Published: Tue, February 18, 2020
Global News | By Blake Casey

Storm Dennis lashes United Kingdom, causes severe flooding in Wales

Storm Dennis lashes United Kingdom, causes severe flooding in Wales

Heavy rain over the weekend caused flooding which blocked a number of roads and rail lines.

Environment Secretary George Eustice, visiting York, said the government had done "everything that we can do with a significant sum of money" to combat increased flooding.

Britain's environment secretary said climate change was making extreme weather events more common.

Pedestrians try to avoid a puddle as they walk down Oxford Street during Storm Dennis in London.

A fifth severe warning, which mean there is a "danger to life", is in place for the River Wye at Blackmarstone in Hereford.

John Curtin, the EA's executive director of flood and coastal risk management, tweeted that, despite the heaviest rain passing, there is still "a live incident as water makes its way through the bigger rivers", with Hereford being "of most concern".

But he added: "There is always more that can be done".

A "life-threatening" alert was earlier issued in South Wales, where the Met Office issued a rare red warning due to heavy rainfall and flooding risk.

Network Rail is assessing the repairs needed to reopen parts of the railway damaged by torrential downpours and strong winds over the weekend. According to reports Monday, police and firefighters worked to rescue people trapped in their cars after the storm brought 90 mile-per-hour winds and as much as six inches of rain to some areas.

But the government was criticised for its response to the extreme weather, including a Tory MP telling it to "pull its finger out".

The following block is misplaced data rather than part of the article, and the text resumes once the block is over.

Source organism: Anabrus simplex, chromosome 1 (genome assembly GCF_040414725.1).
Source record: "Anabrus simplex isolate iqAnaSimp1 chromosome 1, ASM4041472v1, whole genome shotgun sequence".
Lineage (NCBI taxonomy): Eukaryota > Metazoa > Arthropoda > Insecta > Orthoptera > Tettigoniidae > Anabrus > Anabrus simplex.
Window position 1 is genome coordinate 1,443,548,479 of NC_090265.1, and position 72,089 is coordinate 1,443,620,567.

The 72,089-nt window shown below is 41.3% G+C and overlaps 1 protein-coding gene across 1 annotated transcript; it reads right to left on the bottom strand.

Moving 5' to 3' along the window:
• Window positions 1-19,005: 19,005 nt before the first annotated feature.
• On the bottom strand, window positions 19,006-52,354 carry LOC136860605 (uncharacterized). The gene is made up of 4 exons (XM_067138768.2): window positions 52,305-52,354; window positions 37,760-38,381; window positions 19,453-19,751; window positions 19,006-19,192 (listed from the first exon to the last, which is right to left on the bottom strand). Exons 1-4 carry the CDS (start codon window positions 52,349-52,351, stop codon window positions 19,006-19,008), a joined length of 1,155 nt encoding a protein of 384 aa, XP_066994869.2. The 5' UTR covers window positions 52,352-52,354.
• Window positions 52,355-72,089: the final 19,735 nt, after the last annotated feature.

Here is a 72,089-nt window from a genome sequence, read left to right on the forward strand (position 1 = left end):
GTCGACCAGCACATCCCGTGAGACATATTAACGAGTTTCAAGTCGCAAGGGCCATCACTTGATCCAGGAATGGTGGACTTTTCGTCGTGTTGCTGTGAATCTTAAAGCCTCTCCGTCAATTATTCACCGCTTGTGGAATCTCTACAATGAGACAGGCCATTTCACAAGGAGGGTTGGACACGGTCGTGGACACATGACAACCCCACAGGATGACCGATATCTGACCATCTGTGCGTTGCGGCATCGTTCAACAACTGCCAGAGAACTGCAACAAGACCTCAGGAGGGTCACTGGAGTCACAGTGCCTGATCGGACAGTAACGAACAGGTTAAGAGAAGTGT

Winter weather Feb 17th 2020
Rachel Cox inspects flood damage to her kitchen in Nantgarw South Wales

Jeanette Cox, 68 and her daughter Rachel woke up to the sound of water in their property in the Welsh village of Nantgarw, close to Cardiff, at about four a.m. nearby time Sunday.

In southwestern Norway, more than half a dozen roads and several mountain passes were closed as the storm brought in snow and high winds.

"What has been done to stop it happening again?"

In a timely announcement the Met Office, Britain's national weather service, said on Monday it would invest $1.6 billion in a state-of-the-art supercomputer to improve forecasting.

The Met Office said the highest wind gust recorded was 146km/h at Aberdaron in North Wales on Saturday.

Counties Donegal, Leitrim, Sligo, Mayo, Galway, Clare, Limerick, Kerry and Cork had been expected to have the warning lifted at around 10pm last night but experienced Status Yellow winds until 3am today.

"Whilst there is more uncertainty over the rainfall totals for south Wales, there is a small chance that 50-60 mm could fall here in 24 hours".

Severe flood warning were issued for the Scottish Borders and for the River Neath in South Wales, while local media reported the River Taff had burst its banks at Pontypool.

South Wales Police declared a "major incident" following multiple floods, landslides and evacuations.

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